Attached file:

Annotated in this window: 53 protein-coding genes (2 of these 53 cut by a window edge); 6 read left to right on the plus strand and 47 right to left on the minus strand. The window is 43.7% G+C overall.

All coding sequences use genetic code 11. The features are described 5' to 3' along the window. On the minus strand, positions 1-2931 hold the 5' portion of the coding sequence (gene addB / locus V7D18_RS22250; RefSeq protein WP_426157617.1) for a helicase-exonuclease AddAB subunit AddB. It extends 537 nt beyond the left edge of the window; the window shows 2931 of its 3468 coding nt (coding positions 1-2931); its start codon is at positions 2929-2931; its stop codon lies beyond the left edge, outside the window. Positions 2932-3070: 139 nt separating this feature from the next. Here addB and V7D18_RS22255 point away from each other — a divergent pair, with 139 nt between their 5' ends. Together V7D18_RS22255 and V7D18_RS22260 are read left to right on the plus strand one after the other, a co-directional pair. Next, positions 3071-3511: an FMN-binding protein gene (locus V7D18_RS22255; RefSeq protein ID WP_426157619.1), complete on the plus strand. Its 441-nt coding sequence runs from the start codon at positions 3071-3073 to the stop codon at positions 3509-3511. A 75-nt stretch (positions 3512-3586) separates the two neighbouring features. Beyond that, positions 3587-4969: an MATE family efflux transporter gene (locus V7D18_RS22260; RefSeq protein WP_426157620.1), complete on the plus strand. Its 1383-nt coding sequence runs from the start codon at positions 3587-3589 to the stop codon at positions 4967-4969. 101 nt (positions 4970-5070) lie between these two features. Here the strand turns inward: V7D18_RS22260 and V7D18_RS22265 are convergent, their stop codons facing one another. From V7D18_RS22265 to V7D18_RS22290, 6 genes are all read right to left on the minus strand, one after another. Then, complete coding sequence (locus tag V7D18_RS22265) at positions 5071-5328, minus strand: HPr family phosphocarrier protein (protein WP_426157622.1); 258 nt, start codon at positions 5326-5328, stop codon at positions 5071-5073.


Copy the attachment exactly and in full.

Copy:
Annotated in this window: 53 protein-coding genes (2 of these 53 cut by a window edge); 6 read left to right on the plus strand and 47 right to left on the minus strand. The window is 43.7% G+C overall.

All coding sequences use genetic code 11. The features are described 5' to 3' along the window. On the minus strand, positions 1-2931 hold the 5' portion of the coding sequence (gene addB / locus V7D18_RS22250; RefSeq protein WP_426157617.1) for a helicase-exonuclease AddAB subunit AddB. It extends 537 nt beyond the left edge of the window; the window shows 2931 of its 3468 coding nt (coding positions 1-2931); its start codon is at positions 2929-2931; its stop codon lies beyond the left edge, outside the window. Positions 2932-3070: 139 nt separating this feature from the next. Here addB and V7D18_RS22255 point away from each other — a divergent pair, with 139 nt between their 5' ends. Together V7D18_RS22255 and V7D18_RS22260 are read left to right on the plus strand one after the other, a co-directional pair. Next, positions 3071-3511: an FMN-binding protein gene (locus V7D18_RS22255; RefSeq protein ID WP_426157619.1), complete on the plus strand. Its 441-nt coding sequence runs from the start codon at positions 3071-3073 to the stop codon at positions 3509-3511. A 75-nt stretch (positions 3512-3586) separates the two neighbouring features. Beyond that, positions 3587-4969: an MATE family efflux transporter gene (locus V7D18_RS22260; RefSeq protein WP_426157620.1), complete on the plus strand. Its 1383-nt coding sequence runs from the start codon at positions 3587-3589 to the stop codon at positions 4967-4969. 101 nt (positions 4970-5070) lie between these two features. Here the strand turns inward: V7D18_RS22260 and V7D18_RS22265 are convergent, their stop codons facing one another. From V7D18_RS22265 to V7D18_RS22290, 6 genes are all read right to left on the minus strand, one after another. Then, complete coding sequence (locus tag V7D18_RS22265) at positions 5071-5328, minus strand: HPr family phosphocarrier protein (protein WP_426157622.1); 258 nt, start codon at positions 5326-5328, stop codon at positions 5071-5073.